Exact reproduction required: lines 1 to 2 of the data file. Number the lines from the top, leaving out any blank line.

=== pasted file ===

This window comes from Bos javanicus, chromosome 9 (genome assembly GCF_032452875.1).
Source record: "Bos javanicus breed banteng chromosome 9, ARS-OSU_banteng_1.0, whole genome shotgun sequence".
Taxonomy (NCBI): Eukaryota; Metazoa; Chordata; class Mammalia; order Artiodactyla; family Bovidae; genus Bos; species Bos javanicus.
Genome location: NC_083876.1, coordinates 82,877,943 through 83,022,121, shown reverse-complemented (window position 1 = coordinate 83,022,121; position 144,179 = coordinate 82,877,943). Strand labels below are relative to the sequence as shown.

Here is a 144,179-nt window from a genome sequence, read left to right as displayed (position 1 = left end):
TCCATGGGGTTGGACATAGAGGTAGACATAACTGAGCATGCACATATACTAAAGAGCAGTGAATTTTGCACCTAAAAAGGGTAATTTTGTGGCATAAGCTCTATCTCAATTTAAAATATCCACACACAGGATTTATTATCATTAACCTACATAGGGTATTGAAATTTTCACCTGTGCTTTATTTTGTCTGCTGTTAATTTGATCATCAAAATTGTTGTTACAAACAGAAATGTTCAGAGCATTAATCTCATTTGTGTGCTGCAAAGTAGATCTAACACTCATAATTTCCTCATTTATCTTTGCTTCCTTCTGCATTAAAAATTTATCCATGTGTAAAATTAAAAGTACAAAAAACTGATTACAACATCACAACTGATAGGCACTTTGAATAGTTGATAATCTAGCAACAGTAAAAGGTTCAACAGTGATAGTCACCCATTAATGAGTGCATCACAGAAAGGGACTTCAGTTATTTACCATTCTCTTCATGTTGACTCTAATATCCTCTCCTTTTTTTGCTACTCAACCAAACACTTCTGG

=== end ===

This window comes from Bos javanicus, chromosome 9 (genome assembly GCF_032452875.1).
Source record: "Bos javanicus breed banteng chromosome 9, ARS-OSU_banteng_1.0, whole genome shotgun sequence".